Category Archives: Puppydog tails

The last post

Have you noticed the preponderance of pubs named the Blue Posts? A simple tally shows at least five plus, as is inevitable in London nowadays, there are others which have closed to allow yet more ’executive apartments’ to be built.

For many years it was thought that while barber/surgeons sported a red and white striped pole outside their premises, a pair of blue posts denoted that this was a sedan rank.

So how many blue posts pubs are, or were, in London?

Cowcross Street (now called Jacomo’s); Berwick Street; Rupert Street; Kingly Street (now a gastropub); Hanway Street (closed); Old Bond Street (called Two Blue Posts, now closed); Cork Street (called Old Blue Posts, a famous dining room, closed in 1911); Newman Street and Shoe Lane. The Blue Posts in Bennet Street has the following sign hanging above this St James hostelry featuring a sedan chair and two brilliant-blue bollards:

Although the existing ’Blue Posts‘ replaces the one which was destroyed during World War II, a pub of this name, on this site, was mentioned by the Restoration dramatist George Etheredge as early as 1667. The poet Lord Byron lived next door in 1813. The ‘Blue Posts’ (two azure painted poles) once stood in the tavern’s forecourt and served as an advertisement for a fleet of sedan chairs which used to ply for hire in Bennet Street.

In 1634 the first rank for horse-drawn cabs was the brainchild of Captain John Baily, situated on the Strand near Somerset House. Unlike the old sedan ranks with their tiny blue posts this nascent rank was next to a 100ft maypole, no wonder they usurped the sedan chairs.

Horse-drawn vehicles for private hire had been around in one form or another since medieval times. But no one had attempted to operate from a designated waiting place, or rank, until the 17th century, pioneer Captain John Baily, was a veteran of one of Sir Walter Raleigh’s expeditions.

He managed a rank of four horse-drawn carriages, Baily’s cabmen wore a distinctive livery and charged customers a fixed tariff depending on the distance. The rank was positioned close to the Strand maypole, a prominent medieval landmark. This towered 100ft high, making it one of the tallest structures in London at the time. It must have made the cab rank very easy to find.

Baily’s cab rank scheme appears to have worked well, and others soon appeared. The cab profession was given official approval in 1654 when one of the first Acts of Parliament under Oliver Cromwell set up the Fellowship of Master Hackney Carriages, under the control of a court of aldermen in the City of London, and initially restricted to 200 cabbies.

Featured image: The Blue Posts on Eastcastle Street by Ian S (CC BY-SA 2.0)(CC BY-SA 2.0)

Memorials to mortality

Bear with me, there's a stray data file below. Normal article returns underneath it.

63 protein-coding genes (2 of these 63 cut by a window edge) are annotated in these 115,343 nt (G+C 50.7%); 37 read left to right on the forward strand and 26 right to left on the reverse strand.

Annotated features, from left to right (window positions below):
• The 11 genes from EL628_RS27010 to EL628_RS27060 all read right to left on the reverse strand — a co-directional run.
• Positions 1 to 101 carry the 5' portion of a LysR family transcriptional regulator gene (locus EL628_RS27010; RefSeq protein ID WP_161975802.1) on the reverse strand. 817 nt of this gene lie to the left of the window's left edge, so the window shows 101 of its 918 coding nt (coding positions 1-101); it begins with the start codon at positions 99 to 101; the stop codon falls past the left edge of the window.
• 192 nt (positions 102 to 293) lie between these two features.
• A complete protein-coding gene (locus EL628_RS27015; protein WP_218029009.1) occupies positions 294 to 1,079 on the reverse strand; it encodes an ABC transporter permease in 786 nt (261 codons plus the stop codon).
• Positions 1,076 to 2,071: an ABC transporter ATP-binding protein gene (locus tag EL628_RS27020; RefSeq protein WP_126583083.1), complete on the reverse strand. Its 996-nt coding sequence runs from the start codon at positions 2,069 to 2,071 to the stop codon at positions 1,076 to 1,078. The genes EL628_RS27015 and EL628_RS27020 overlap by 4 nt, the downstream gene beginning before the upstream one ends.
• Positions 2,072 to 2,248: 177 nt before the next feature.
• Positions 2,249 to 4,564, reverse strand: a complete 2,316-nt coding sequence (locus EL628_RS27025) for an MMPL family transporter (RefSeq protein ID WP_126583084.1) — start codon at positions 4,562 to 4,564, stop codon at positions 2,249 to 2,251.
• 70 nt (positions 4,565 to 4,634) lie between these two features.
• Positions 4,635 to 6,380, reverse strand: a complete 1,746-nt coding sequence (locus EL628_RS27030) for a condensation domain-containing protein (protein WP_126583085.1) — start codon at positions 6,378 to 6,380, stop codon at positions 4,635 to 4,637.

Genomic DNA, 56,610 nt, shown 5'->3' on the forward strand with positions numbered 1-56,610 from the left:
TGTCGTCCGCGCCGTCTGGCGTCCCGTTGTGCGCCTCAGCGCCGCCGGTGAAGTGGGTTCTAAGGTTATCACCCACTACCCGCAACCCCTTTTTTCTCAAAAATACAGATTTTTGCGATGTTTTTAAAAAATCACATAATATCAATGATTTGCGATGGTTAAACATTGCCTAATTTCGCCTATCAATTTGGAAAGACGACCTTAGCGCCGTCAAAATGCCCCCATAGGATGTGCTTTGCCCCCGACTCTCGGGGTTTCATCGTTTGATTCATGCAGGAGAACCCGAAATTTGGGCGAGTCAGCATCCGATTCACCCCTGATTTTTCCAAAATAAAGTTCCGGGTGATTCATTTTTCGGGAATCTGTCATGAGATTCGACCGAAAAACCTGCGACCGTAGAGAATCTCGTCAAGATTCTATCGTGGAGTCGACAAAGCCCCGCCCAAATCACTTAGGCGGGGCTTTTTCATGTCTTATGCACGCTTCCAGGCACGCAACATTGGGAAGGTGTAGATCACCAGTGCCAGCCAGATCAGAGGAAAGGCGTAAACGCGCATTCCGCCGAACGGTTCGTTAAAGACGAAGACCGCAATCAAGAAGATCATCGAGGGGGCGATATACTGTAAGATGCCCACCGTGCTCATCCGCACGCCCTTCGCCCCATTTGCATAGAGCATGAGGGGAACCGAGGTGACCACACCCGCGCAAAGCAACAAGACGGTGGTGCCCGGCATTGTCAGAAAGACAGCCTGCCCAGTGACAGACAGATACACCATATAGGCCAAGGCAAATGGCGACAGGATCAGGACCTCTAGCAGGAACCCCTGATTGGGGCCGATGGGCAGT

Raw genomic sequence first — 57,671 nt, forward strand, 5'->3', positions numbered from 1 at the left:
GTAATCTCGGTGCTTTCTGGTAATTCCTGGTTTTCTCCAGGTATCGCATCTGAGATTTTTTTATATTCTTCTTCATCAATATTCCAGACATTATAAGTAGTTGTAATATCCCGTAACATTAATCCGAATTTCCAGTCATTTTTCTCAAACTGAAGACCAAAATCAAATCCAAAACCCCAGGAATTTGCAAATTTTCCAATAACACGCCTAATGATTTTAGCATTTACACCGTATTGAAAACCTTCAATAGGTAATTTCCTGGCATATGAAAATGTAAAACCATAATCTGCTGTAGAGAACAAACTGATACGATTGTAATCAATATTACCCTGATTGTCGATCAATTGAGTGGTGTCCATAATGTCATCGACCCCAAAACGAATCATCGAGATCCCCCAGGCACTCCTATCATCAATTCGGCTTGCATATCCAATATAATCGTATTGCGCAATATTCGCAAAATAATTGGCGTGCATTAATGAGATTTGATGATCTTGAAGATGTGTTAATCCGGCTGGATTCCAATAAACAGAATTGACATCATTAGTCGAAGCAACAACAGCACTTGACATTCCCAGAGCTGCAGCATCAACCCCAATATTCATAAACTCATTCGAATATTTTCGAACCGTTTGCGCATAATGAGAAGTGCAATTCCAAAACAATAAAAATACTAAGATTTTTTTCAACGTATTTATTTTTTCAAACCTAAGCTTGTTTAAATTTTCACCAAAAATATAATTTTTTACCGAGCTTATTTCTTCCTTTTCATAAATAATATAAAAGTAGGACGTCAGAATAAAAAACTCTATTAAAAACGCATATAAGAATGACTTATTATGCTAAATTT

The coronavirus is just the latest in several pandemics that have struck London over the years. some are forgotten, while others have lasting memorials to their passing and the huge number of their victims.

One of the most dreaded diseases of the 19th century was cholera, thought at the time to spread through the air, the so-called ‘miasma theory’. Using precise mapping Dr. John Snow established that the outbreak was transmitted by contaminated water, by removing the handle of a water pump in what is now Broadwick Street proved is theory.

A replica pump – minus the handle – installed in 1992 by the Royal Society of Chemistry now commemorates his achievement. Nearby is a public house that carries his name.

Not quite a memorial, Vinegar Alley in Walthamstow is so named because locals used vinegar to sanitise the soil after a plague pit was dug here, one of many needed in 1665 outside the City to accommodate the huge number of dead as spaces ran out.

In Trafalgar Square on 17th May 1858 Albert, Prince Consort unveiled a statue of Edward Jenner, the pioneer of the world’s first vaccine. The figure holds a document, presumably relating to Jenner’s theory of vaccinating James Phipps with cowpox in 1796, thus preventing dreaded smallpox. He predicted at the time the worldwide eradication of smallpox, not finally achieved until 1980.

The Albert Memorial depicts Queen Victoria’s husband holding the catalogue of the Great Exhibition. Albert died at 42 from typhoid, just three years after unveiling Jenner’s statue, which has since been moved from Trafalgar Square to Kensington Gardens.

On 30th September 1848, 22-year-old John Murphy showed symptoms of cholera, he was the third case identified in what was to become the 1848-49 Asiatic cholera epidemic. He died in Lambeth the next day with Dr John Snow writing: “The people had no water except what they obtained from the Thames with a pail . . . or from streams up which the Thames flows with the tide. It is quite what might be expected from the propagation of cholera through the medium of the Thames water. On the Albert Embankment, there is an unusual memorial to the thousands who died in the Lambeth cholera epidemics.

In Postman’s Park, there is a memorial to Dr Samuel Rabbeth. Thanks to vaccination diphtheria, a highly contagious bacterial infection are almost unheard of nowadays. In 1884 tending four-year-old Leon Rex Jennings who had been admitted to the Royal Free Hospital Dr Rabbeth ignoring his health, contracted the disease, which forms a thick grey membrane in the throat, eventually suffocating the host. A plaque commemorates him sucking on the tracheotomy tube to clear the child’s airway, giving the little boy temporary relief.

William Freer Lucas is also commemorated here. Another doctor who paid for his devotion performing a tracheotomy on another child suffering diphtheria, when the child coughed in his face, he refused to clear the spittal before he had attended to the child.

Pictures: Vinegar Alley and (part of) the church and churchyard of St Mary The Virgin by Mike Quinn (CC BY-SA 2.0)
Memorial to Samuel Rabbeth in Postman’s Park by Marathon (CC BY-SA 2.0)